Everyone at Hooniverse loves diesels, we’d even put one into a Corvette. When Jeep announced that they will put a diesel into the current Grand Cherokee, a vehicle I like enough to consider buying for myself, I almost had an aneurism. Imagine this great off-road capable SUV with super torque-y engine and the fuel economy of midsize sedan, win-win, right?
I finally got to spend a few days with this compression-ignited Jeep and I can tell you that Chrysler nailed it! It’s quiet, refined, powerful, and gets great gas mileage. The loaded Summit models seen in these pictures will stand up to any of its competition in terms of features and off-road ability. Yes, Jeep got it right.
Well, almost right…
The biggest problem with the diesel-equipped Grand Cherokee is that starts at over $46,000 in the Limited trim (the diesel engine is not available on the entry-level Laredo). The diesel engine option alone is $4500, but a $3000 Luxury Group II package is mandatory. Basically, you can have your oil-burning Grand Cherokee in any way you want it, as long as it’s loaded. The vehicle pictured here is top-of-the line (except for SRT8) Summit 4×4 which, with the diesel engine, has a MSRP of $57,190, and that is a lot of money.
Whether it’s the $46,000 Limited or $57,000 Summit, approximately fifty grand buys many other off-road capable luxury SUVs, such as the updated for 2014 Land Rover LR4 (now with supercharged V6) or a Lexus GX 460, not to mention a plethora of soft-roaders or lower priced off-road capable SUVs such as the Toyota 4Runner. Comparing diesels-to-diesels, the other diesel alternatives start at the below listed prices, and can easily be equipped with $10,000 of options:
- Audi Q5 TDI (
4-cyl6-cyl) at 46,500
- Audi Q7 TDI (6-cyl) at $52,900
- BMW X3 xDrive28d (4-cyl) at $43,750
- BMW X5 xDrive35d (6-cyl) at $56,600
- Mercedes GLK250 BlueTEC (4-cyl) at $38,980
- Mercedes ML350 BlueTEC (6-cyl) at 51,790
- Mercedes GL350 BlueTEC (6-cyl) at $63,000
- Porsche Cayenne Diesel (6-cyl) at $56,600
- Volkswagen Touareg TDI (6-cyl) at $51,650
In the six-cylinder diesel game, the Grand Cherokee EcoDiesel is winning the price wars. The bigger question is, however, if the diesel alternatives are worth the price over their gasoline-powered versions, and it is not a fair comparison. Much like many compare the price of hybrid vehicles to gasoline, the mathematical results do not always yield the whole answer. Anyone thinking of buying any diesel, or any hybrid, should drive each of the vehicles and then make a subjective decision.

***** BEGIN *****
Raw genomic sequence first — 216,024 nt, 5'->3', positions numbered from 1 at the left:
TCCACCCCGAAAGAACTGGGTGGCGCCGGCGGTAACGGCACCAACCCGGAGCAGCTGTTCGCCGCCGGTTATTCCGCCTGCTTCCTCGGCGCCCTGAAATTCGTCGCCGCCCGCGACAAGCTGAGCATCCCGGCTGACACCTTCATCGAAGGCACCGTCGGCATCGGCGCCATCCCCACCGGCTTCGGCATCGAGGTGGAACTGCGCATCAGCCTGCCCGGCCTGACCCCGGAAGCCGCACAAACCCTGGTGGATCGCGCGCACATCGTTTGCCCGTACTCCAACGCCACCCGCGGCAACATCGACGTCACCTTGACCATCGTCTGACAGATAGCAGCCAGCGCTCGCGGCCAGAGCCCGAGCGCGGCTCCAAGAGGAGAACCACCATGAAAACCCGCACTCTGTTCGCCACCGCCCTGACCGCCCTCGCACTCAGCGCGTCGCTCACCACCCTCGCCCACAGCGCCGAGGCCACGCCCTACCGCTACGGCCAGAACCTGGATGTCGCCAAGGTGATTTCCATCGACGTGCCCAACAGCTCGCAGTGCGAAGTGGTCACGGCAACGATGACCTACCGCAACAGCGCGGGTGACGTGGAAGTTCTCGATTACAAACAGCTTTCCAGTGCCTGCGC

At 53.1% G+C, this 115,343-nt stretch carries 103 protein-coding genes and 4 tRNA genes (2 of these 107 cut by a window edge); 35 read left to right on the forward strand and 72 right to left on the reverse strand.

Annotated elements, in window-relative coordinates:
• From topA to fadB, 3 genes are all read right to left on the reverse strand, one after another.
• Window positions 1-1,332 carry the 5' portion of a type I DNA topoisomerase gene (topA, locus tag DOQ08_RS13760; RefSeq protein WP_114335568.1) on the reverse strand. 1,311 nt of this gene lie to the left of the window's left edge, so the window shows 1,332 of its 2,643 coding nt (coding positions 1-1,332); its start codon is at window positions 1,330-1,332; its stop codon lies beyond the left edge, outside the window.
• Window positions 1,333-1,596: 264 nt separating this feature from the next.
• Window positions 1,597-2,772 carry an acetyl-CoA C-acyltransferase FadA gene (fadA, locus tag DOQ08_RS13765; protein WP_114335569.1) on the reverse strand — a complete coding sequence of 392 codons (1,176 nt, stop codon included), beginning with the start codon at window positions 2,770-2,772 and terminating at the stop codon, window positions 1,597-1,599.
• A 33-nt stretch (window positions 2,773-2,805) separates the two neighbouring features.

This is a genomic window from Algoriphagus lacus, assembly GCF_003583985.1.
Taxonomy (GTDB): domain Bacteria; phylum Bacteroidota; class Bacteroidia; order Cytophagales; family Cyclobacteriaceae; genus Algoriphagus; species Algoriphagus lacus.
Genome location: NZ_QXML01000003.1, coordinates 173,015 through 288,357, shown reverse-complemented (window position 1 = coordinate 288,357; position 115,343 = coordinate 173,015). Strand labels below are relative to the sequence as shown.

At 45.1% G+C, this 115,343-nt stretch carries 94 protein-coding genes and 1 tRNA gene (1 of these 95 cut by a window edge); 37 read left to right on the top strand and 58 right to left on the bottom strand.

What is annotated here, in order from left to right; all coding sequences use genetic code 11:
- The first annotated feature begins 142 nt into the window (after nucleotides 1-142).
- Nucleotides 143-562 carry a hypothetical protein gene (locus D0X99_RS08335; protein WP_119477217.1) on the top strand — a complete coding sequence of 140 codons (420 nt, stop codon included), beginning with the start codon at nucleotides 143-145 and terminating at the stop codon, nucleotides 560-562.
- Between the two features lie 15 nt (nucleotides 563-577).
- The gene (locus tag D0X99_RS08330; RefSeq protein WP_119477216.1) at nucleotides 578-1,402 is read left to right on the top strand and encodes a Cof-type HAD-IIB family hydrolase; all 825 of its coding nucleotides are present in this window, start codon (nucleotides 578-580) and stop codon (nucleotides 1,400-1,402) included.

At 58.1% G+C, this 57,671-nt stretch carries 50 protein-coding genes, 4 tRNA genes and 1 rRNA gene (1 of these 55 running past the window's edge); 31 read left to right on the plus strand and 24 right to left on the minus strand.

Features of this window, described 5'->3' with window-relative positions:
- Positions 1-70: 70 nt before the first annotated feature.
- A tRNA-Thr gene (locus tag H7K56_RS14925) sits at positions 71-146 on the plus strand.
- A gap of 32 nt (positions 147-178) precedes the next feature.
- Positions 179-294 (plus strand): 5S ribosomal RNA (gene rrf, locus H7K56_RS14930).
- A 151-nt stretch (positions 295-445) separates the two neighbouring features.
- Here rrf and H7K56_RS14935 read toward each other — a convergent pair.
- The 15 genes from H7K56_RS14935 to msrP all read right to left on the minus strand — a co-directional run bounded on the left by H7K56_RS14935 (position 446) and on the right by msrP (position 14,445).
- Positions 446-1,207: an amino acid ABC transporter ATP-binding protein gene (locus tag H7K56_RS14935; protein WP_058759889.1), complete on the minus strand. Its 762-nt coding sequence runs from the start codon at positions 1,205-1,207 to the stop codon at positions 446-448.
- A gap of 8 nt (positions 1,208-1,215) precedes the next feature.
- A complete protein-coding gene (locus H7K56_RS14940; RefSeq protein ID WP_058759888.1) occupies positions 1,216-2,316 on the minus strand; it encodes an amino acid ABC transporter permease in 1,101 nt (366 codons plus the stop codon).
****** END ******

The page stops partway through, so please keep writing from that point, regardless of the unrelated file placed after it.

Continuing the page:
When trying to figure out an objective, often mathematical, decision on the diesel options, please consider the fact it will likely have a higher resale value, too. Below chart shows the price premium for the diesel engine over the base V6 powertrain, the optional V8, and relative comparisons.
|ENGINE||3.6 liter DOHC 24-valve V6||5.7 liter OHC 16-valve V8||3.0 liter DOHC 24-valve V6 diesel|
|COST||Standard||(+$3695 On Limited, Overland, Summit)||(+$7500 Limited, +$6495 Overland, +$5000 Summit)|
|HORSEPOWER||290hp at 6400rpm||360hp at 5150rpm||240hp at 3600rpm|
|TORQUE||260lb-ft at 4800rpm||390lb-ft at 4250rpm||420lb-ft at 2000rpm|
|EPA CITY/HWY||17/24 (4WD)||14/20 (4WD)||21/28 (4WD)|
|MAX TOW CAPACITY||6200lbs||7400lbs||7400lbs|
What the numbers don’t tell is the fact that all of these engines are really good:
- The V6 won’t win many drag races but is more than adequate for 90% of applications and is good on gas too, and there is no price premium for it.
- The V8 could actually win some drag races, it turns the Jeep into a little hot rod, is fun, and you’ll want to drive it fast, but you’ll be watching that gas needle move down quickly.
In daily driving the diesel is smooth off line and highway passing power is plentiful; just tip the pedal and the Jeep responds with a strong, drama-free, pull. With the transmission in sport mode, it is fun to drive, but it’s not jumpy like the V8. While louder than the gasoline engines, the diesel specific low frequency noise is most audible inside of garages, while outside the vehicle. Otherwise, neither passengers nor most pedestrians will know what’s propelling your Jeep unless they notice the small badge in the back.
The diesel gets a benefit of 700-mile range out a tank of gas (24.6 gal). The weight gains are minimal, with approximately 150 pounds heavier than V8, and 400 pounds over the V6 model, bringing the total weight to around 5300 pounds for a 4WD model.
On the highway, driven sensibly, 30mpg should be achievable. In mixed city and highway driving I was getting mid-twenties out of a gallon. When put it into sport mode and hooned it, the average fuel consumption dropped to 19mpg, which is really good for any SUV of this size. Yes, some cross-overs claim similar numbers but that is with four-cylinder engines and 2WD. In the real world, in mixed driving, expect low 20s from most SUVs and teens from anything with a V8 engine.
Everything else is the same as on a conventional Grand Cherokee. On the good side are nicely finished interior, good space, and features. On the bad side are poor visibility and electronic shifter. I also don’t like the fact that I have to go through the touch screen to turn on the heated/ventilated seats and/or heated steering wheel, but those are rather minor complaints.
Chrysler, specifically Jeep, threw everything they could at the Jeep to make it class leader, and with great success in terms sales and various automotive awards. The diesel engine is not for everyone, mostly due to its cost, but everyone should be glad that it is an option. There is no doubt in my mind that the diesel option would be chosen by significantly more people than the V8 version if it was equally priced. Those who opt for it will love it, as I sure did.
[Images copyright 2014 Hooniverse/Kamil Kaluski]